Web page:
Verily, there are Filipino culture buffs, among them elderly musicians of small town bands in the north and in the outskirts of Manila, who are playing syncopated notes for more open or covered auditoriums and stages for the country’s slowly fading out regional folk songs.
In their book, they tap the Italian musical term morendo for the country’s regional folk songs – literally dying—which indicates a decrease in volume or tempo, but often affects both or the sound is slowly dying away.
Morendo creates the effect of a slow ritardando and a diminuendo with an extreme fade.
These culture buffs believe these regional folk songs can well keep up to the beat and melody as well as message of English songs that have made inroads in the industry.
They agree the traditional music of this country of 114 million people reflects the Philippines’ diverse culture, originating from more than 100 ethnolinguistic groups and shaped by a widely varying historical and sociocultural milieu.
These folk songs – traditional and generally rural music that originally was passed down through families and other small social groups – are written and sung in the different Philippine languages, including Ilokano, Pangasinense, Pampango, Bikolnon, Bisaya and Tagalog.
They reflect the lives of rural people and their connection with nature, including themes like harvest, fishing or love, as well as religious traditions introduced during the Spanish colonization that began in the 16th century and ended 377 years later from 1521.
The characteristics of Filipino folk songs include simple structure; their melody (song or tune) is rhythmical or easy on the ear; they are sung in a relaxed and easy voice; they are either in duple or triple meter; and they consist of simple harmony (pleasing combination or arrangement of different things).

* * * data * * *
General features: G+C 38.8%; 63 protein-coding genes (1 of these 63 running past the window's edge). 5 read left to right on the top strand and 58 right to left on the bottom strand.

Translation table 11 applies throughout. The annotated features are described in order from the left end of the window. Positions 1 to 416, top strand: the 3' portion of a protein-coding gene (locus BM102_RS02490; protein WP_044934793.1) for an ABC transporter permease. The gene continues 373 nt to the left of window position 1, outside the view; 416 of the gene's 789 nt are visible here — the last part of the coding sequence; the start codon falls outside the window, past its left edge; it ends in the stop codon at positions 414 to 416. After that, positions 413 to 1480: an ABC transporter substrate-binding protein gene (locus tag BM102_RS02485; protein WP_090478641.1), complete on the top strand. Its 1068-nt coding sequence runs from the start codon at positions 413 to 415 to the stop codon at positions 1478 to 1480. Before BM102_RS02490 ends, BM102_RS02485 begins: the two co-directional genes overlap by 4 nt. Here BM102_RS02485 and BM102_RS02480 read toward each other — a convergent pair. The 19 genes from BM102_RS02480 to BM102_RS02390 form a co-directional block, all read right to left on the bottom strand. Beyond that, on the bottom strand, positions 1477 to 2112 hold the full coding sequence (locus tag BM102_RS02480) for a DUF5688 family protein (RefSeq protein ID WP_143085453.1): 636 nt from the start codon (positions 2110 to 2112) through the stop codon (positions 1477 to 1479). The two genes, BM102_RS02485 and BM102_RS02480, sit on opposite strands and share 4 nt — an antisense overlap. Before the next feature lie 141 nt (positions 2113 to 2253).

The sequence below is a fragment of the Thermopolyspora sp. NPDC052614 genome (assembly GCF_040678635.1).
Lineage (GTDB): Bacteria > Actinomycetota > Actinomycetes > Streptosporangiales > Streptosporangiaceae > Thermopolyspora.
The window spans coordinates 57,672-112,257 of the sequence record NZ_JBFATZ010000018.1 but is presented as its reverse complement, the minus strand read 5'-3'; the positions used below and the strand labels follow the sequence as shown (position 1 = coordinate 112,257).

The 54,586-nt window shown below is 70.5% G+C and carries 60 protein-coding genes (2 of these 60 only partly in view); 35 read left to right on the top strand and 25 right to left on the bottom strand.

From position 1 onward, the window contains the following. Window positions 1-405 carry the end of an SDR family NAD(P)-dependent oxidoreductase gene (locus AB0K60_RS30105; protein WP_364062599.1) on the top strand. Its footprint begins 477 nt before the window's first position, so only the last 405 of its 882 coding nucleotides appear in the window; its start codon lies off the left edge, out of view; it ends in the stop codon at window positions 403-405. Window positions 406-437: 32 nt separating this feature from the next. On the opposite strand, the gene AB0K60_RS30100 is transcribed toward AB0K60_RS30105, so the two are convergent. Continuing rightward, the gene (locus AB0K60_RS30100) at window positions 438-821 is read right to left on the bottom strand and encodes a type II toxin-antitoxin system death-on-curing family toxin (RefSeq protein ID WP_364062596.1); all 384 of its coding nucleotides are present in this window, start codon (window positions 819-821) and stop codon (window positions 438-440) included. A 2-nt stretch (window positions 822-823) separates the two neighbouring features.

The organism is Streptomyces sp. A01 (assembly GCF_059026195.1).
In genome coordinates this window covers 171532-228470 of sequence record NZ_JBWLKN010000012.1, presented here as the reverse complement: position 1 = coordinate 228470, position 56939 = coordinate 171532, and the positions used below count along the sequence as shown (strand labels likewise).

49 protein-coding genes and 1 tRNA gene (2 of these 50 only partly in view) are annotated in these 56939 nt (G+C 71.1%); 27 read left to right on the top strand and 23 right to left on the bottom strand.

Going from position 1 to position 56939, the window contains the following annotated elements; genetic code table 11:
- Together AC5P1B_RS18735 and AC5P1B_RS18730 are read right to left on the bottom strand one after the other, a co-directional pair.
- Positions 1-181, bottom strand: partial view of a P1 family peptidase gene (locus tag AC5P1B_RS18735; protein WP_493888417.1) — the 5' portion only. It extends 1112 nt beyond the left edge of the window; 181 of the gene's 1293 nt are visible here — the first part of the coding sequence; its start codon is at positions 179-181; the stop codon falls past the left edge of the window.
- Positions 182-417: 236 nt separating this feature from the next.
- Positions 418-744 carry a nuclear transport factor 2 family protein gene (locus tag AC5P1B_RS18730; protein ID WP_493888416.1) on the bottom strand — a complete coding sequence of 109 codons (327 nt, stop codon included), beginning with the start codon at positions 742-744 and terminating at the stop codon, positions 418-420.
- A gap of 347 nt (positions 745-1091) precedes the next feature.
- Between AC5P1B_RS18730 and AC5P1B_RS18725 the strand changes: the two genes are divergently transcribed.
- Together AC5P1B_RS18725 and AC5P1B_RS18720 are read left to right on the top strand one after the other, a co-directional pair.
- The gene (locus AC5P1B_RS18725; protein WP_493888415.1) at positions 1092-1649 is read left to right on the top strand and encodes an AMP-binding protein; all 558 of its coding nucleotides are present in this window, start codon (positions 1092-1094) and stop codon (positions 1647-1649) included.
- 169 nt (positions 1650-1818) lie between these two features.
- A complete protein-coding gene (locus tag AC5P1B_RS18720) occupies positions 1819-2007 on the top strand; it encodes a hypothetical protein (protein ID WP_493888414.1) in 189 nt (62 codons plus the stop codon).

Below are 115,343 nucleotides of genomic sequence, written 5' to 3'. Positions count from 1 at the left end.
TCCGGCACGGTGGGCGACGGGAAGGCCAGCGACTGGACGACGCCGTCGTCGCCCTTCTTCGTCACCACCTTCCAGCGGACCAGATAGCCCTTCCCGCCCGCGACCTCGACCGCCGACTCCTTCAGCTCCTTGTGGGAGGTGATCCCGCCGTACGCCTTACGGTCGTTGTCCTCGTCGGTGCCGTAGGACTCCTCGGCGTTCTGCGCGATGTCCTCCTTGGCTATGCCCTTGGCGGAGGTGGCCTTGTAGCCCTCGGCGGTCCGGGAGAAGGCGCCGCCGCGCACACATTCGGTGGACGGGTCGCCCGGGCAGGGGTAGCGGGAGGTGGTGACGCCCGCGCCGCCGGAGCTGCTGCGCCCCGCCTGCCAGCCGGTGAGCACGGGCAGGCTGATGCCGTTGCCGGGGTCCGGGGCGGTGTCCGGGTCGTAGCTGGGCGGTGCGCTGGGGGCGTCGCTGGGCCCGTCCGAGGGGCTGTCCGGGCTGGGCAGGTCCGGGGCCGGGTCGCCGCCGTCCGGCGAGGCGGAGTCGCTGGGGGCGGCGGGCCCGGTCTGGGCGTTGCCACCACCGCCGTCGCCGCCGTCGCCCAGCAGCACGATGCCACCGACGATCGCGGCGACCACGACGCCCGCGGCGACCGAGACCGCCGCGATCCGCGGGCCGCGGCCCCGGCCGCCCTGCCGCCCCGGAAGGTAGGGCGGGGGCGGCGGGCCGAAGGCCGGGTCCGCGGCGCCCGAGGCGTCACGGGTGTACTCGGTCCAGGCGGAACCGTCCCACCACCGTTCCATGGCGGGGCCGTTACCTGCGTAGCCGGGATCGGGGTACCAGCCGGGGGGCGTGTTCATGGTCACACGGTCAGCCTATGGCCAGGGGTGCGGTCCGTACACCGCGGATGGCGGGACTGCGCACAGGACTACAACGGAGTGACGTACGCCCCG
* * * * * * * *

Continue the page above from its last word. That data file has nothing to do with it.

Musicologists say typically, folk music, like folk literature, lives in oral tradition; it is learned through hearing rather than reading.
And it is functional in the sense that it is associated with other activities, and it is primarily rural in origin.
The term folk music and its equivalents in other languages denote many different kinds of music; the meaning of the term varies according to the part of the world, social class, and period of history.
In determining whether a song or piece of music is folk music, most performers, participants, and enthusiasts would probably agree on certain criteria derived from patterns of transmission, social function, origins, and performance.
Experts add the central traditions of folk music are transmitted orally or aurally, that is, they are learned through hearing rather than the reading of words or music, ordinarily in informal, small social networks of relatives or friends rather than in institutions such as school or church.
Some sources say the Philippines, which has 17 administrative regions with major regional languages and musical brands, is literally a treasure trove for folk songs that give sheen to the country’s over-all culture as a Southeast Asian nation.
Sources say people in the regions, particularly the younger generations, should be exposed to this wealth of Filipino folk songs “since it is an essential way to pass down tradition that has been the signature of their ancestors.”
There are those who say singing these folk songs and helping the young ones appreciate the message help preserve and protect these traditional songs which cover several musical styles although the song is commonly used to refer to a narrative song that uses traditional melodies to speak on a particular topic.
Folk songs—the music of a nation, a sub-culture or a community of people —address social and political issues like work, war, and popular opinion and communicates a message and has a strong meaning about them.
In the Philippines, these folk songs are abundant—from as far north as Ilocos Norte and Cagayan to the warrior-type Tausugs in Jolo in the far south – but are hardly known and heard, if at all, by young Filipinos.